Do you avoid the term big data by design?
Big data is a "how"; it's not the "what". The "what" is big insight and big impact, and if you do that through big data, great. But the key is the impact and the insight. It wasn't called big data when we started describing deliveries of more than 16 million packages a day and building terabytes and terabytes worth of data. We've been doing that since the early '90s. So it's just data to us. I care about what we do with it, since that is how we derive value from it. Analytics is about making better decisions. That's why I generally don't use the term big data.
Back in the late 90s we had a lot of descriptive data that told us where we were, and it was very detailed. We measured things in hundredths of a thousandths of a second. Why? Because if we can reduce one mile per driver per day in the United States alone, that's worth up to $50 million to the bottom line at the end of the year. So we measure things very granularly because little things matter to us. Our culture is, if you worry about the pennies, the dollars will take care of themselves.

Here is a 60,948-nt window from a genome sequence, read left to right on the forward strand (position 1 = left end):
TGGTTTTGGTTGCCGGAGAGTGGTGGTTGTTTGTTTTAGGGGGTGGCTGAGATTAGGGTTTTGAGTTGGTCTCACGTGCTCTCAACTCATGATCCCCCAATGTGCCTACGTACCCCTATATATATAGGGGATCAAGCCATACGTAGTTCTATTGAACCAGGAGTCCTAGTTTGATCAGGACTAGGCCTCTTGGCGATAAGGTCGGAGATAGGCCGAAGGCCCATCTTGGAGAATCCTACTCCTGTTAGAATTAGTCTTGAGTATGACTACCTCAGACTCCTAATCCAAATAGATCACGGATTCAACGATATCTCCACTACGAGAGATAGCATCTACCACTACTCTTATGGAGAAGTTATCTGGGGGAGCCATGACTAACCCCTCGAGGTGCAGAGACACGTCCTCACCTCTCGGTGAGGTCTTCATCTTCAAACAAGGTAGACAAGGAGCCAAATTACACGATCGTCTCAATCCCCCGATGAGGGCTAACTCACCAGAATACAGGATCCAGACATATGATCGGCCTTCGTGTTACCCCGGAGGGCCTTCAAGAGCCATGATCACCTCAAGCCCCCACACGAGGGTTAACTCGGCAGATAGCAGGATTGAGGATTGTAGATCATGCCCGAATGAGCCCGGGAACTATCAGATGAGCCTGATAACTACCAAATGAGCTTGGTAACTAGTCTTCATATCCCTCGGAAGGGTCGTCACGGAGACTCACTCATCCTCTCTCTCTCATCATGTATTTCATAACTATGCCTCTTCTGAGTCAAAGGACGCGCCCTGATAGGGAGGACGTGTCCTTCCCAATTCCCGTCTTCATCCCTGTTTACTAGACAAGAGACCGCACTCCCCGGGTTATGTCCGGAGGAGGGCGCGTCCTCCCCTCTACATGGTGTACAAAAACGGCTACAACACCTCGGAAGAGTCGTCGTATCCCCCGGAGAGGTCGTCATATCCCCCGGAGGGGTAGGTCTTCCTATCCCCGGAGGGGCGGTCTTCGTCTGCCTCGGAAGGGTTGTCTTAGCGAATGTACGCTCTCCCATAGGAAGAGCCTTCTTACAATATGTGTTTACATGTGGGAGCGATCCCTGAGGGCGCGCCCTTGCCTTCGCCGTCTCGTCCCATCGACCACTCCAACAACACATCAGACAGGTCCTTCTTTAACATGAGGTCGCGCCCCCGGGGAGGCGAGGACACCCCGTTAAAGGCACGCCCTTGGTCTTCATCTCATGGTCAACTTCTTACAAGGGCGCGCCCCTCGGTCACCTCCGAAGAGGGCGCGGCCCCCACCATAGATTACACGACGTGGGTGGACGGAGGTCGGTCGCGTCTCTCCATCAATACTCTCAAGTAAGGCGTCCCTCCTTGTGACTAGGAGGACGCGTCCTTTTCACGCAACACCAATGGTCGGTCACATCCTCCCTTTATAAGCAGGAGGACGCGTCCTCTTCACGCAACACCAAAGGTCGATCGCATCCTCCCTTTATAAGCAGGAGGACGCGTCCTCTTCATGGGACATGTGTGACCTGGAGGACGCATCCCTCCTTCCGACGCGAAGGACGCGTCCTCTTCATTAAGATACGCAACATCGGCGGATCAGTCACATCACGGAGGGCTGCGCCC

So in the late 90s we had lots of information about what happened yesterday, but changing tomorrow was hard. We were a knowledge-, methods-, and procedures-driven organization and some of the data was in the heads of employees, some was in corporate repositories, some was in Excel spreadsheets and some was distributed. But in the late 90s we didn't have a predictive data model that described how UPS operates. So we took on a project called Package Flow Technologies.
The idea was, if we knew where every package was at every moment of the day, and where it needs to go and why, then we could just flip a bit and change where a package is headed tomorrow and that would help make us more efficient.